Over millions of years, Hawaii was formed by lava flowing through a hole in the earth’s crust, creating hundreds of islands, 137 of which are named. The archipelago stretches some 1,500 miles toward Japan. Each island differs in age, and the soils have broken down and oxidized to varying degrees. Hawaii has 190 different soil series (PDF), and 10 of the 12 soil orders in the world.
In addition to its varieties of soil, Hawaii also has a warm climate that allows growth of some plants year-round; sunshine is abundant if not constant, and rainfall levels vary wildly depending on location. Some locales receive as little as 10 or 20 inches of rain per year. By comparison, Mount Waialeale in the center of Kauai, is among the wettest places on earth with average annual rainfall of more than 400 inches.
The soil and climate make Hawaii an ideal location to grow any number of crops. Early Polynesian settlers brought with them plants like sugarcane, taro, banana, bamboo, coconuts, mountain apples and breadfruit, just to name a few, and saw their agriculture thrive. Combining these fruits and vegetables with chicken, pigs and other animals, Native Hawaiians established a self-sufficient society for many centuries.
After Western contact in the late 18th Century, it was the ability to move vast amounts of water to formerly arid locations and the steady supply of cheap foreign labor from Asia that transformed the islands into a hospitable home for sugarcane and pineapple plantations. Sugar was first exported in the 1830s, and Hawaiian Commercial and Sugar Co., a division of Alexander and Baldwin, is the last remaining sugar plantation today.
During the nearly two centuries that sugar has proliferated here, it dominated the landscape, culture and economy of the islands. The “Big Five” of Castle & Cooke, C. Brewer and Co., Alexander and Baldwin, Theo Davies and Co. and American Factors (Amfac) scooped up parcels of land and gradually increased their power and influence.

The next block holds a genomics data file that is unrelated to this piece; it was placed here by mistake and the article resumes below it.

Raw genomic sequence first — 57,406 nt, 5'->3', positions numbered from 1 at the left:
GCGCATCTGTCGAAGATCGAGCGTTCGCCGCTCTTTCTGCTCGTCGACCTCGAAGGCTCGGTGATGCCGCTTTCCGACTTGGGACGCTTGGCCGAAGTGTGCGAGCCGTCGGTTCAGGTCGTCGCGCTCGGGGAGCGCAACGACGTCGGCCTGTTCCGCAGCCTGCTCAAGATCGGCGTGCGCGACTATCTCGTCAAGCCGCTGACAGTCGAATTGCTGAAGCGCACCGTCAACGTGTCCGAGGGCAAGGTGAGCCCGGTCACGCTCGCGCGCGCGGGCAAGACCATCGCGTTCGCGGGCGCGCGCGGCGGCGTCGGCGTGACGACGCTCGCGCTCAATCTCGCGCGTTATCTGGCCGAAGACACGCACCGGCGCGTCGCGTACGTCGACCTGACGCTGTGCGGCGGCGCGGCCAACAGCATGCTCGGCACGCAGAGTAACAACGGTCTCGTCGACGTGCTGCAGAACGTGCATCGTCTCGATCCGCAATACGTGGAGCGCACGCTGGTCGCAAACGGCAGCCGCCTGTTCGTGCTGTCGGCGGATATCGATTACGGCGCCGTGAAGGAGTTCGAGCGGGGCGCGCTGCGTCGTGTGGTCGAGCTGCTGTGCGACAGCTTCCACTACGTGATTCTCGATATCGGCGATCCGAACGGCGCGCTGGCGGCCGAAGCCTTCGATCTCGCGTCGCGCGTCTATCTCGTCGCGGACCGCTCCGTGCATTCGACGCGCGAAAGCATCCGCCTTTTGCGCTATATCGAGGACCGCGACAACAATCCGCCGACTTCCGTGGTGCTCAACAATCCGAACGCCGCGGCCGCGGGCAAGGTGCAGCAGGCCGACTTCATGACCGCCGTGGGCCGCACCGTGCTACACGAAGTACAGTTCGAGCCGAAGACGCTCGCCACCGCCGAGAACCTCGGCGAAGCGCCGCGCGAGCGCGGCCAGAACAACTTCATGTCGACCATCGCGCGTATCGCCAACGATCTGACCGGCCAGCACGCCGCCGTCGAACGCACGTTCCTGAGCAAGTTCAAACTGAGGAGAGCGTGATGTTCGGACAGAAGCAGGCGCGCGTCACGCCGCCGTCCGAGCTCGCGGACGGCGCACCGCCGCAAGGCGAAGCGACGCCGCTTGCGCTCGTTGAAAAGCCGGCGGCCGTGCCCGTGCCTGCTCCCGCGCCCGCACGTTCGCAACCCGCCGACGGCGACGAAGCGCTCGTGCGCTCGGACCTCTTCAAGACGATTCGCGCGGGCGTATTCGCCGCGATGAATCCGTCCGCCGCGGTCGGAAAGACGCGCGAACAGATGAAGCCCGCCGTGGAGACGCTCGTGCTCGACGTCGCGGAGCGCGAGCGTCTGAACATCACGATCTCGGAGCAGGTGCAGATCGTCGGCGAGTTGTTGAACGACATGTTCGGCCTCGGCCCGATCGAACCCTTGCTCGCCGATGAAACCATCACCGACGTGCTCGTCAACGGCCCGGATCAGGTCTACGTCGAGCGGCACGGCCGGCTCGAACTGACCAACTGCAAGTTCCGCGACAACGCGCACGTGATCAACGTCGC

In recent decades, Hawaii underwent a rapid transformation as many pineapple canneries and farms and sugar producers closed their doors or converted their operations. Today, Hawaii has turned to smaller and more exotic fruit and vegetable farming. In 2013, 7,000 farms were operating, up from only 3,700 in 1954. They produce more than 40 crops, up from 28 in 1954. Hawaii is still the only U.S. state that produces coffee, and is, after Australia, the second-largest producer of macadamia nuts in the world.
Chief among the so-called “diversified agriculture” ventures are a handful of seed crop companies. International organizations like Monsanto and Syngenta take advantage of Hawaii’s year-round growing conditions and three or four crop cycles to make up the difference in shipping and the high cost of leasing or owning land in Hawaii.
Seeds, the vast majority of which are corn seeds genetically modified to resist drought, salt water or pesticides, are sold to mainland farmers. The seed crop industry was valued at about $217 million in 2012-2013, down from $242 million in 2011-2012, which was a record high. Seed corn remains the state’s most valuable agricultural resource.
Some environmentalists oppose these genetically modified organisms because they say GMOs have not been heavily tested and thus their long-term health risks are largely unknown. The companies behind the GMOs have also been criticized for making it hard for small farmers to stay in business without their products.
But many of the world’s most respected scientific organizations and publications have concluded that genetically engineered foods are as safe to eat as other foods and that there is no credible evidence of harm to humans who consume them. In farming terms, they say that genetically engineered crops are often easier on the environment than traditional ones.
Beef production is another key component of agriculture in Hawaii. Paniolo — Hawaiian cowboys — have carved out a place in island lore. The Hawaii Farm Bureau Federation says that some 90 percent of the beef produced in the state comes from Hawaii Island, generating $26 million in annual revenue. U.S. Department of Agriculture statistics show that there were nearly 200,000 cattle and calves in Hawaii as of January 2014.
In addition to an increased focus on food sustainability, farmers have stressed the need to transition to local sources of renewable energy that will provide long-term fixed prices, in contrast to the rising, and volatile price of oil which can have significant impacts on the cost of farm operations.